Hun Sen not concerned Cambodian workers will be forced from Thailand

RFA Khmer
Hun Sen not concerned Cambodian workers will be forced from Thailand Cambodian Prime Minister Hun Sen (right) and Chinese Ambassador Wang Wentian attend a groundbreaking ceremony for an expressway in Phnom Penh, June 7, 2023.
Tang Chhin Sothy/AFP

Cambodian Prime Minister Hun Sen on Thursday said he was reassured after seeing a statement from Thailand’s Move Forward Party that said it would not expel migrant workers if it forms a government.

His statement came days after he expressed worry on Sunday that a new Thai government would enact policies jeopardizing the status of migrant workers from neighboring countries.

“This policy will not be supported by Cambodia and Laos,” he said. “Cambodia doesn’t have much, but I want to leave a message: ‘Please watch out.’ I don’t want to advise Thai politicians but please watch out.”

Cambodia’s Ministry of Labor has said that at least 1.2 million Cambodians are working in Thailand. 

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Migrant construction workers travel in the back of a crew cab in Bangkok, May 25, 2020. [Gemunu Amarasinghe/AP]

Move Forward, the top vote-getting party in Thailand’s May 14 election, denied it has a policy to repatriate migrant workers. 

“The party’s stance is to protect the welfare and labor rights of all workers in Thailand, regardless of their nationalities,” it said in a statement on Thursday. “The Move Forward Party recognizes the importance of the contribution made by the migrant workforce to the economic and social development of Thailand.”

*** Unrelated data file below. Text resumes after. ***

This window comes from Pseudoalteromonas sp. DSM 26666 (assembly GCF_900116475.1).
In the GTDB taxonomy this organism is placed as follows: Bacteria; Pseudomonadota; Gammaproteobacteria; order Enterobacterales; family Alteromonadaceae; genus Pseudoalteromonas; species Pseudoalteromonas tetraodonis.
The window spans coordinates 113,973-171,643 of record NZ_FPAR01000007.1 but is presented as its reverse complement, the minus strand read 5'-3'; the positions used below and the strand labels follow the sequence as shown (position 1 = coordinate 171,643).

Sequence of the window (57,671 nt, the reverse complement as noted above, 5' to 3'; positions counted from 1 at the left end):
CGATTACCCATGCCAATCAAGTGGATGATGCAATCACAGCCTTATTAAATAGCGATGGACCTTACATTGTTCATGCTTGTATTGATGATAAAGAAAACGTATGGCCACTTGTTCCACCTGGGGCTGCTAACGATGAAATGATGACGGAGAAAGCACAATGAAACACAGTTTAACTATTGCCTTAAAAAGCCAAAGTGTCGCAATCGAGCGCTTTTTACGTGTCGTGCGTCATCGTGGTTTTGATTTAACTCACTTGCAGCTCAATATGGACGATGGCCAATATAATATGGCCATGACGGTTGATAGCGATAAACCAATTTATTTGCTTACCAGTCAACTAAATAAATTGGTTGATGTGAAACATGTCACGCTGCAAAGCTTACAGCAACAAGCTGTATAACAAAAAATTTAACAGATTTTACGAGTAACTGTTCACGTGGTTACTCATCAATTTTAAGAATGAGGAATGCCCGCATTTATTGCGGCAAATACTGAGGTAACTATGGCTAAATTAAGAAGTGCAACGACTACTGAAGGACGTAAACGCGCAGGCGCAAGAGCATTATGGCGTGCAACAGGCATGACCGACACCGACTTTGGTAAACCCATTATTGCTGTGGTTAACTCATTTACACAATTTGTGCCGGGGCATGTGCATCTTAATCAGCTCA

Move Forward and Pheu Thai – Thailand’s two largest opposition parties – dealt a resounding defeat to the country’s pro-military establishment in last month’s election. But an alliance of eight parties remains short of the 376 seats required to govern in Thailand’s 750-seat bicameral legislature and no new government has been formed.

Thai economy’s need for migrant workers

On Thursday, Hun Sen said he welcomed the Move Forward statement. 

“So now we don’t have any concerns that the workers will leave Thailand,” he said during a public event with thousands of garment factory workers in Kampong Chhnang province. 

But Sou Piseth, a migrant worker in Thailand, speculated that Hun Sen was making the statements to gain votes ahead of Cambodia’s July 23 elections. He pointed out that Hun Sen’s government did not do anything to help workers who were stuck in Thailand during the COVID-19 pandemic. 

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Pheu Thai Party leader Chonlanan Srikaew (left) and Move Forward Party leader Pita Limjaroenrat respond to supporters in Bangkok following the first meeting to discuss forming a coalition government, May 17, 2023. [Sakchai Lalit/AP]

Dy The Hoya, migration program director at the Phnom Penh-based Center for Alliance of Labor and Human Rights (CENTRAL), also said he was not worried about Thailand sending thousands of Cambodians back across the border.

“Thailand won’t expel workers because they benefit from them as well,” he said.  

In its statement, Move Forward said it would like to “expand and improve regular pathways” for migrant workers and ensure those pathways “are free from extortion, coercion, or other forms of exploitation.” 


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